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Tradition, Revolution and Gender: An Analysis of Wife-Initiated Divorce in North China’s Revolutionary Bases from 1941–1949

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During the 1940s, the Chinese Communist revolutionary bases in North China experienced a sharp increase in divorces in which wives cast off their husbands. This was due in great part to the promulgation of a series of marriage regulations and to the Party’s extensive mobilization of women. Examining both the public and private domains in terms of changes affecting tradition, revolution, and gender, the authors investigate the ways that marriage transformation intertwined with national wars, political changes, and gender liberation. Our analysis reveals that marriage institutions experienced a severe crisis as traditional needs and new longings, such as marriage freedom, wartime needs, and the stability of rural traditions, family, and social structures, intersected. The Chinese Communist regime carried out successive adjustments in marriage policies as they affected women. With Party support, the paradigm of “wives divorcing husbands” became de facto marriage policy in order to adapt to resolve conflicts between emotions and the law and to meet the requirements of rural society and military stability. Seeking to shake off the traditional “oppression–liberation” paradigm, the research in the present article tries to combine the study of female existences, marriage, and the relevant emotions with rural traditions and the historical background of wartime China, so as to explain the changes in women’s marital status and the nature and significance of their so-called liberation in wartime revolutionary bases in North China.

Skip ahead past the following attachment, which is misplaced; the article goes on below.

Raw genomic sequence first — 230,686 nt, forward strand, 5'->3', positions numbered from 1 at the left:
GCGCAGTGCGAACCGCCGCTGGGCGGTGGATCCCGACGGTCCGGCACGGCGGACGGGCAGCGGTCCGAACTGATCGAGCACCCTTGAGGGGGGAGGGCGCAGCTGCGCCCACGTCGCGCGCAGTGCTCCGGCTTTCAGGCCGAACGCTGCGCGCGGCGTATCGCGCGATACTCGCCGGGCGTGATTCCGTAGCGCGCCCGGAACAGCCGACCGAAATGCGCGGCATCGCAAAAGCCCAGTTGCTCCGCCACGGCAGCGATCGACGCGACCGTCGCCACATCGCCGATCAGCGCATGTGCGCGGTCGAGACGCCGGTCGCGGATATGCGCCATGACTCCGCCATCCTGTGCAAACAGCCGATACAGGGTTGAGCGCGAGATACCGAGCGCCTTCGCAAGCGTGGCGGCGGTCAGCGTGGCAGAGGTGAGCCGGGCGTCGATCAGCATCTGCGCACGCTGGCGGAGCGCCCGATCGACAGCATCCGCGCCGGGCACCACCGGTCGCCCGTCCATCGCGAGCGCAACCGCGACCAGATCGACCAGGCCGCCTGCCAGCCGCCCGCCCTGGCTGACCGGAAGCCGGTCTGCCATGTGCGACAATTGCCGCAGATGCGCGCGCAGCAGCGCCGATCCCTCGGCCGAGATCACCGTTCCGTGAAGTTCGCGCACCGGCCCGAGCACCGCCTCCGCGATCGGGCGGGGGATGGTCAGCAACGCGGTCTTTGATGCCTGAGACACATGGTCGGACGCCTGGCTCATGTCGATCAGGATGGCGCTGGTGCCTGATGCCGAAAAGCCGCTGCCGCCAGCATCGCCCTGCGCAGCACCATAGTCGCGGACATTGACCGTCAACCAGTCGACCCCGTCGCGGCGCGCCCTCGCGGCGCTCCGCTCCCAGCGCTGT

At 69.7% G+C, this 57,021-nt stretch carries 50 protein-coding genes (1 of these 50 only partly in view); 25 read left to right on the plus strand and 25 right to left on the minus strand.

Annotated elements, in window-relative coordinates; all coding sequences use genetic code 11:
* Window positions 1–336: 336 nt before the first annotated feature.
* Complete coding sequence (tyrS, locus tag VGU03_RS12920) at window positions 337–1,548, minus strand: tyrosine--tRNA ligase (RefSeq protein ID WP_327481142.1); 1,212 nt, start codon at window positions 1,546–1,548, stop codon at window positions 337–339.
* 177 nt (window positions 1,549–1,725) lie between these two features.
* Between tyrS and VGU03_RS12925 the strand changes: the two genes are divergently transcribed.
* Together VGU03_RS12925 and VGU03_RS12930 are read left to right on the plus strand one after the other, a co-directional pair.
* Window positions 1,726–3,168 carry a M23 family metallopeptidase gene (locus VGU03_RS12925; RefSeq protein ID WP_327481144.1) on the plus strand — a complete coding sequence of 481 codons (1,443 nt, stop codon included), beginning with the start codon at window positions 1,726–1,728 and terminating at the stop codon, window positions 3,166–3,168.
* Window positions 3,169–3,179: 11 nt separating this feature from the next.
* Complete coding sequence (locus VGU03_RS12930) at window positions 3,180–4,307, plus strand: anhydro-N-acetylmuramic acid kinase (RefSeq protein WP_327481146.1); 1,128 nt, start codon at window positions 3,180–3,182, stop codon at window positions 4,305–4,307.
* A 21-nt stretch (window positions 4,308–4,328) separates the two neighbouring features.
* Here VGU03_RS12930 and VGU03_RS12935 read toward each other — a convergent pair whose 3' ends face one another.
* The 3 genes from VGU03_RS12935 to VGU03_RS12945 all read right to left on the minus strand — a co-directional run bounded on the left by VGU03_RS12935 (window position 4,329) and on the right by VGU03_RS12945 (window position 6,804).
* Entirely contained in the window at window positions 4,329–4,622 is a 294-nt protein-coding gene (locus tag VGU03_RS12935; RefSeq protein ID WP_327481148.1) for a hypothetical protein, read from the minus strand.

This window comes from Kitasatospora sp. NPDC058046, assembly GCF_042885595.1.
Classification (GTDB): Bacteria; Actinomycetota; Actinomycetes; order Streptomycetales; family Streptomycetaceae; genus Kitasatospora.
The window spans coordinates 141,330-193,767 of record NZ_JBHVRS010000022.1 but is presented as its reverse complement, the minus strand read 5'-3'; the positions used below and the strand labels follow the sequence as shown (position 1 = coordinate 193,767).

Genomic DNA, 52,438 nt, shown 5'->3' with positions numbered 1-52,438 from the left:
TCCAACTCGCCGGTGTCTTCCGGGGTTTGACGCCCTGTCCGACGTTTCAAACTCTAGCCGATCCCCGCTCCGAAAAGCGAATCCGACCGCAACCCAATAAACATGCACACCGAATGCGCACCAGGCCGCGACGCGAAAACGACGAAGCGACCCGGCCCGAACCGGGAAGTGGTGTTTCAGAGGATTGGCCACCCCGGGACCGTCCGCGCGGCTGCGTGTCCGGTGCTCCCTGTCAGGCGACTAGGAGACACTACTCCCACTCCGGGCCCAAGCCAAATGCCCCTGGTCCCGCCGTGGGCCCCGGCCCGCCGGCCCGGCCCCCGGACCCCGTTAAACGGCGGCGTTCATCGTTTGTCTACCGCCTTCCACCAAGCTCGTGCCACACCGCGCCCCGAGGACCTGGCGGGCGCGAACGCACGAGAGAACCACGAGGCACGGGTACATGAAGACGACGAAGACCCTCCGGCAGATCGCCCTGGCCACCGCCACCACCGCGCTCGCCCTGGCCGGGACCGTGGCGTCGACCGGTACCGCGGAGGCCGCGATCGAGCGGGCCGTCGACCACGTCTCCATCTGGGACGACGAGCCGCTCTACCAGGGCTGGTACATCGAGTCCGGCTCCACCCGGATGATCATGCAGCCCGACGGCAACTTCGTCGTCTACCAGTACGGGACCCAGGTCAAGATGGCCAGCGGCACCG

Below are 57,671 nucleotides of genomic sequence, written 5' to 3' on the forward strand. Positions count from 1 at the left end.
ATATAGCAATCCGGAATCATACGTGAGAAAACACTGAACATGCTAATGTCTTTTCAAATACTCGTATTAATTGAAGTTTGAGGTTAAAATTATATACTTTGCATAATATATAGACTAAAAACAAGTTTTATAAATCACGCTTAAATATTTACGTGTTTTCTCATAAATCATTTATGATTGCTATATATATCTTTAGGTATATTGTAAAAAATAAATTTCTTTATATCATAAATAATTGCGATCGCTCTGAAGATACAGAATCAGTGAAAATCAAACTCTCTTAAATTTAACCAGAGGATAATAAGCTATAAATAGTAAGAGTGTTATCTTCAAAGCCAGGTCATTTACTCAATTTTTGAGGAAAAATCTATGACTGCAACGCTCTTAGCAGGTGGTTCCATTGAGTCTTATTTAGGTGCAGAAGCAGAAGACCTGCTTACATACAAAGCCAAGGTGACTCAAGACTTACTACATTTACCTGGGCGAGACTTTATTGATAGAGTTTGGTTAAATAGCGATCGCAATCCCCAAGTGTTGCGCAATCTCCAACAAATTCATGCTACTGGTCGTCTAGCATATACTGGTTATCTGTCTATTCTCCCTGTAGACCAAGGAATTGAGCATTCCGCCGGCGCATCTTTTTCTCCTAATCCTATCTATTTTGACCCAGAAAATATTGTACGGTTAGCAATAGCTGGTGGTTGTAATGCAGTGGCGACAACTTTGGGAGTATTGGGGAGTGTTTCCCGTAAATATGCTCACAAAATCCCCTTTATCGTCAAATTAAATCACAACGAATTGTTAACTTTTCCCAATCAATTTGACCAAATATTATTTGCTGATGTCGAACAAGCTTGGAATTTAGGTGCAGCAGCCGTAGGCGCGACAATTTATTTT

Affiliations: 1: College of History jiangpei@nankai.edu.cn ; 2: School of Marxism goldfeixiang110m@sina.com

10.3868/s020-005-016-0004-8
/content/journals/10.3868/s020-005-016-0004-8
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/content/journals/10.3868/s020-005-016-0004-8
2016-06-07
2018-08-21

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